The fees being proposed are: Equitable to the persons or businesses who will pay; easy to collect with no corresponding increase in the bureaucracy to collect the fees; of little economic impact on the businesses or persons who will pay; designed to only_cover actual costs; not in violation of the General Agreement on Tariffs and Trade; and, similar to those imposed by several other countries. The legislation which will be sent forward will authorize the Secretary of the Treasury to prescribe and collect the Customs processing fees.

The fee schedule will be established administratively on an annual basis so that fluctuations in workload and collections can be compensated for.

I would like to give you some details on the proposed fee structure. I should emphasize that because the fee schedule would be established by regulation, this discussion merely represents our current thinking and is subject to change in light of the comments we receive, further analysis, and workload fluctuations. These fees are subject to change prior to implementation. The majority of the collections resulting from processing fees would be in the commercial importations area.

For formal entries, those entries with a value of over $1,000 the average fee would be $39 per entry.

Mr. GIBBONS. I am not hearing you clearly today. Give me that fee schedule again.

Mr. SCHAFFER. A fee scale has been developed based on the value of the merchandise being imported. For example, an entry with a value of less than $5,000 with entry made through our automated commercial system would have a fee of $27 while the fee for an entry valued at from $5,000 to $15,000 would be assessed a fee of $42. Those entries over $15,000 processed through the automated system would have a fee of $52. The fees would be collected as part of the normal duty collection process or through automated billing. The value of the average commercial entry is $50,000 so the fee of $52 is approximately one-tenth of 1 percent.

It costs more to service commercial entries which are physically delivered as opposed to being delivered through automated means. To recover these additional costs and to encourage more businesses to use automated processing, the fees for manual entries would be higher. For those entries valued at less than $5,000 the fee would be $50. For those valued at between $5,000 and $15,000 the fee would be $65; and, for those valued over $15,000 the fee would be $75.

For informal entries, or those valued at $1,000 or less, the fee would be $5 for each entry automatically processed and $10 for each entry manually presented. The fee would be collected as part of the duty collection process.

Commercial carriers would be assessed fees for processing; however, these fees should ultimately reduce the amount carriers are now paying, especially for services performed outside of normal duty hours. If, for example, a plane lands 1 hour behind schedule and that hour difference would have forced the carrier to pay for overtime, no overtime would be charged under the fee formula since the fees include a projection of all nonappropriated overtime. Each arriving commercial carrier aircraft would be assessed a fee of $33.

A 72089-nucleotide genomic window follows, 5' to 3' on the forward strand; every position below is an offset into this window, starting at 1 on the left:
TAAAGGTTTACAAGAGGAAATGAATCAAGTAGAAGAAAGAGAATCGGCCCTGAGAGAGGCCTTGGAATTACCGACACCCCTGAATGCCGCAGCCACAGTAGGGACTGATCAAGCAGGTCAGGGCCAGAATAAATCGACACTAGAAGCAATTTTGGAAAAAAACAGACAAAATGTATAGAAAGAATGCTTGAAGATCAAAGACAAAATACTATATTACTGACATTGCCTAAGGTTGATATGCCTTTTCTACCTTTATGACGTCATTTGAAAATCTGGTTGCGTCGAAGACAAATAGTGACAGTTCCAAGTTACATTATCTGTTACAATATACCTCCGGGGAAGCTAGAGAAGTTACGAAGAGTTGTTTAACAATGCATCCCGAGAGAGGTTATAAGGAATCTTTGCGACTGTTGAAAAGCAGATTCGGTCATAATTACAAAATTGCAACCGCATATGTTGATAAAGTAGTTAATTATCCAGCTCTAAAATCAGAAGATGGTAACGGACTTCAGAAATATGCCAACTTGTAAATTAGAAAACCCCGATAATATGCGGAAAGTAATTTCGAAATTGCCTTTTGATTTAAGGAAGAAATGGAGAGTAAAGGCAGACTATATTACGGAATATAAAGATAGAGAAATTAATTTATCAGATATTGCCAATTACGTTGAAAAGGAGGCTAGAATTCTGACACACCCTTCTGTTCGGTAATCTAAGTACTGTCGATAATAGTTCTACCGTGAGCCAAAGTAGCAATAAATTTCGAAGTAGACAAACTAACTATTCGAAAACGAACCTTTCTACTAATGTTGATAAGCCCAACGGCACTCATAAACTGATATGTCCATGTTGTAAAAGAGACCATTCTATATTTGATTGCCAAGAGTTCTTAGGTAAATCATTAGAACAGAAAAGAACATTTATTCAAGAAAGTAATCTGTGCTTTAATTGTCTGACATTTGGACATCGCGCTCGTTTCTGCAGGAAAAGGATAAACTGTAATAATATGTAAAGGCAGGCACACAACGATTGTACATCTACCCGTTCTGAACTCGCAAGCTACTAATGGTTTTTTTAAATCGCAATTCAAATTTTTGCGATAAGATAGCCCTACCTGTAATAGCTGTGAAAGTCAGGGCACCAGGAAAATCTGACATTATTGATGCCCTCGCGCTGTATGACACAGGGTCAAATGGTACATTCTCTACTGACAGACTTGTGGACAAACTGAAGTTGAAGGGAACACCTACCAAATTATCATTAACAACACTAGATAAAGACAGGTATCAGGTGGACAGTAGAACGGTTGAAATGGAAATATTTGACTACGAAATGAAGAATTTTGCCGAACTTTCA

The fee for commercial vessels would be $393 per initial arrival from overseas. That fee includes all of the fees currently being assessed commercial vessels.

Mr. GIBBONS. No matter how big the vessel?
Mr. SCHAFFER. That is correct.

Mr. GIBBONS. A little shrimp boat gets the same amount as the Queen Mary?


Mr. GIBBONS. Good god; that is unreasonable. You just lost a vote right there. Mr. SCHAFFER. We will adjust it. Mr. GIBBONS. You'd better.

Mr. SCHAFFER. For commercial truck entries, the charge would be $3 per arrival and a charge of $2 per rail car is anticipated. All collections would be made from the commercial carrier on arrival or as part of established billing procedures.

An annual fee would be established for private yachts and vessels. The fee of $50 per year can be paid at any custom house. Private aircraft arrivals would be covered by a fee of $66.

For passengers, the fees are quite small when compared to the average ticket price paid for international travel. The fees would use the already required carrier supplied passenger counts and would be collected from carriers through monthly billings. The charge for each rail passenger would be 25 cents, for each air passenger $2, and for each vessel passenger $2.50.

The last category of fees under consideration is for private vehicles. The $1 fee would be added to existing tolls for bridges or tunnels which are located at several of the large land border ports. At small border crossings, the charge would be collected by inspectors as part of the routine vehicle clearance procedures. At other land border ports, toll booths or gates would be installed which would be the only capital investment to collect the fees. Special provisions would be made for commuters or frequent travelers to allow for ad